How-To-Paint-Wood-Siding

10 Steps to Painting Aluminum & Wood Siding

Professional exterior siding painting requires a balance of skill, adequate tools, and quality paint. How the paint is applied will determine the overall approach and process of achieving the best result. 

Deciding whether the paint will be sprayed or brushed should be done in the early stages of the process. However, the paint application method should be based on quality and ultimate durability. 

Whether painting exterior siding or another sizeable outdoor area, the primary purpose of paint is to protect the surface. Painting for speed or to reduce the cost to the detriment of quality has no value.

Doing it Yourself vs. Hiring Painters

There are several reasons to hire a professional painter vs doing it yourself. The first significant advantage is guaranteed service and support from vendors. 

Exterior painters with experience will also understand the differences and benefits of the process and be able to make suggestions based on your needs. 

The process is efficient when a paint crew shows up versus you doing it yourself. With risk and effort removed, hiring a painter is convenient. It means you don’t have to deal with heights, possible injury, or trial and error if you lack the experience.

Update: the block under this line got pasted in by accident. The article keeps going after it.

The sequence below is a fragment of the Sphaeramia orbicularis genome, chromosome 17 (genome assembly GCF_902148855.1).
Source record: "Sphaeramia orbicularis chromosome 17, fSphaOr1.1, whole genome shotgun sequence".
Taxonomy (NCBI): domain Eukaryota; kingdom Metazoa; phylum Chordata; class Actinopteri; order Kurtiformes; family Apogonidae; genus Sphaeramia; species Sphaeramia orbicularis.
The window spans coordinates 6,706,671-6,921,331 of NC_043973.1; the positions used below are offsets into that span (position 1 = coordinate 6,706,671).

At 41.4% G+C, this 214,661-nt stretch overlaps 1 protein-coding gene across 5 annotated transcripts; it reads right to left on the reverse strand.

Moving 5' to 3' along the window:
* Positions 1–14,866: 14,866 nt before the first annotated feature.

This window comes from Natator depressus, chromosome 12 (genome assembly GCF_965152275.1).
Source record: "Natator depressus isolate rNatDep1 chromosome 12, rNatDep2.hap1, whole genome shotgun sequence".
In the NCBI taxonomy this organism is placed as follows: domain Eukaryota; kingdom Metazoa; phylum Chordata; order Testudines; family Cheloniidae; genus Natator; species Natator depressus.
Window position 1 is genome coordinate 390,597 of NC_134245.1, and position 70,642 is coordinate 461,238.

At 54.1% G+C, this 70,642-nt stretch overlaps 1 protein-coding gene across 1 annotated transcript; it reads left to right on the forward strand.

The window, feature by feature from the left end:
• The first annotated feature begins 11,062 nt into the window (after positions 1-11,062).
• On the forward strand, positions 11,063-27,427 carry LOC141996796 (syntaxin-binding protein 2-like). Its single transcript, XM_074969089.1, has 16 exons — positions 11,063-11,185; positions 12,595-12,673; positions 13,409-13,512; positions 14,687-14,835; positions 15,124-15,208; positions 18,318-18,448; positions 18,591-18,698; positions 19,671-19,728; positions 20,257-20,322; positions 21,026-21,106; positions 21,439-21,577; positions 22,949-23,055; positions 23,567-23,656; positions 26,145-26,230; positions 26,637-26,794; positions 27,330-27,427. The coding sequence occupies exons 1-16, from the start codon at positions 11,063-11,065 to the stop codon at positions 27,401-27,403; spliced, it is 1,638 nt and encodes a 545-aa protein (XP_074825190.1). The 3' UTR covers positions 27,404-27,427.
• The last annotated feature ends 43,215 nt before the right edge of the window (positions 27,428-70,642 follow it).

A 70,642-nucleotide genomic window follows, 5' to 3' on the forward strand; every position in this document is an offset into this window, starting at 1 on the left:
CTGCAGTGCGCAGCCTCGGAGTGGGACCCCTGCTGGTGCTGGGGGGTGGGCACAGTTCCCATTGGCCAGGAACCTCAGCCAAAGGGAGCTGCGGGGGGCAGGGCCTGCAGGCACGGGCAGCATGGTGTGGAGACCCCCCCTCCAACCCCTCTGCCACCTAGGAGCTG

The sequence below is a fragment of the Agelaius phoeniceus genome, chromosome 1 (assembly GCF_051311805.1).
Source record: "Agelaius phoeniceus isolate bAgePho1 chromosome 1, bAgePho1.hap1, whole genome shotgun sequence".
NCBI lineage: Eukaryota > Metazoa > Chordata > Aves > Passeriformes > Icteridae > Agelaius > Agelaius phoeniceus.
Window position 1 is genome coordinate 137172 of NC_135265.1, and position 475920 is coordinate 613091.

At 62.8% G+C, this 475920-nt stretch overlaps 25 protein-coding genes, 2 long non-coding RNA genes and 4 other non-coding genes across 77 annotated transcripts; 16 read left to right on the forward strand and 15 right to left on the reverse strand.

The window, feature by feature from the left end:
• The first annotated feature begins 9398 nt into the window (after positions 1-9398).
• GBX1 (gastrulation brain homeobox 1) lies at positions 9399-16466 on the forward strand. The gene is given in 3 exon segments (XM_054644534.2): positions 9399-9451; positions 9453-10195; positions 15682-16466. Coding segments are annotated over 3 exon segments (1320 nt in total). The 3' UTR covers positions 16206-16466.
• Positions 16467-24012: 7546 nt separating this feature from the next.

Siding Painting Steps

We are going to outline the significant tips and processes to increase the likelihood of you having a smooth painting experience.

Step 1) Tools & Equipment

While doing the project yourself will save money, it may not be as cost-effective as you would think. Several tools and preparation materials are needed to paint successfully. However, you can rent the most significant tools.

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  • Extension & Step Ladders ($100 – $400 each)
  • Paint Sprayers ($800 – $4,000.00)
  • Pressure Washer ($300 – $2,900.00)
  • Paintbrushes ($18 – $30 each)